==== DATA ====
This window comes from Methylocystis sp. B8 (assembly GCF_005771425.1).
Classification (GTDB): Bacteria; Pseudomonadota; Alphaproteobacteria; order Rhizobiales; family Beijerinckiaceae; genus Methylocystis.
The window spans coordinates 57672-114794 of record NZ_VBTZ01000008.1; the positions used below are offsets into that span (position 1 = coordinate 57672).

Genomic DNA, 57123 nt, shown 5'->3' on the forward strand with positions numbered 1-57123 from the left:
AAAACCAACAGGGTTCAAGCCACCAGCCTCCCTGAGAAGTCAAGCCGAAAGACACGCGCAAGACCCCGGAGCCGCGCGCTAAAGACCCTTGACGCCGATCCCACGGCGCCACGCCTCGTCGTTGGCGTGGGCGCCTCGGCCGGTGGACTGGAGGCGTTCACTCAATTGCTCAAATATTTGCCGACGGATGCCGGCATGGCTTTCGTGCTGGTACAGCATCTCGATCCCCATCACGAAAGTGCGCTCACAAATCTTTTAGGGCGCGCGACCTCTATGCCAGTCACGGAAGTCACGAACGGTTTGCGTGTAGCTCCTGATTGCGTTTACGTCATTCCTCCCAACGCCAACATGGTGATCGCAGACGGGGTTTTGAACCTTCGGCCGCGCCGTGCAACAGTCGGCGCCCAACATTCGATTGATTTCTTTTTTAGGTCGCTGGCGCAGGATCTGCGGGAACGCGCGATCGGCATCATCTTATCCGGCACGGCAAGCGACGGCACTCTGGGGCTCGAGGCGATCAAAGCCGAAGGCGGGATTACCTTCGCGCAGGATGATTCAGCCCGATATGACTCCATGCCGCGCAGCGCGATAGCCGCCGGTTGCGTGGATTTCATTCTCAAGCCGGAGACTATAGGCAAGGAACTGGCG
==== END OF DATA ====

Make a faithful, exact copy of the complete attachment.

This window comes from Methylocystis sp. B8 (assembly GCF_005771425.1).
Classification (GTDB): Bacteria; Pseudomonadota; Alphaproteobacteria; order Rhizobiales; family Beijerinckiaceae; genus Methylocystis.
The window spans coordinates 57672-114794 of record NZ_VBTZ01000008.1; the positions used below are offsets into that span (position 1 = coordinate 57672).

Genomic DNA, 57123 nt, shown 5'->3' on the forward strand with positions numbered 1-57123 from the left:
AAAACCAACAGGGTTCAAGCCACCAGCCTCCCTGAGAAGTCAAGCCGAAAGACACGCGCAAGACCCCGGAGCCGCGCGCTAAAGACCCTTGACGCCGATCCCACGGCGCCACGCCTCGTCGTTGGCGTGGGCGCCTCGGCCGGTGGACTGGAGGCGTTCACTCAATTGCTCAAATATTTGCCGACGGATGCCGGCATGGCTTTCGTGCTGGTACAGCATCTCGATCCCCATCACGAAAGTGCGCTCACAAATCTTTTAGGGCGCGCGACCTCTATGCCAGTCACGGAAGTCACGAACGGTTTGCGTGTAGCTCCTGATTGCGTTTACGTCATTCCTCCCAACGCCAACATGGTGATCGCAGACGGGGTTTTGAACCTTCGGCCGCGCCGTGCAACAGTCGGCGCCCAACATTCGATTGATTTCTTTTTTAGGTCGCTGGCGCAGGATCTGCGGGAACGCGCGATCGGCATCATCTTATCCGGCACGGCAAGCGACGGCACTCTGGGGCTCGAGGCGATCAAAGCCGAAGGCGGGATTACCTTCGCGCAGGATGATTCAGCCCGATATGACTCCATGCCGCGCAGCGCGATAGCCGCCGGTTGCGTGGATTTCATTCTCAAGCCGGAGACTATAGGCAAGGAACTGGCG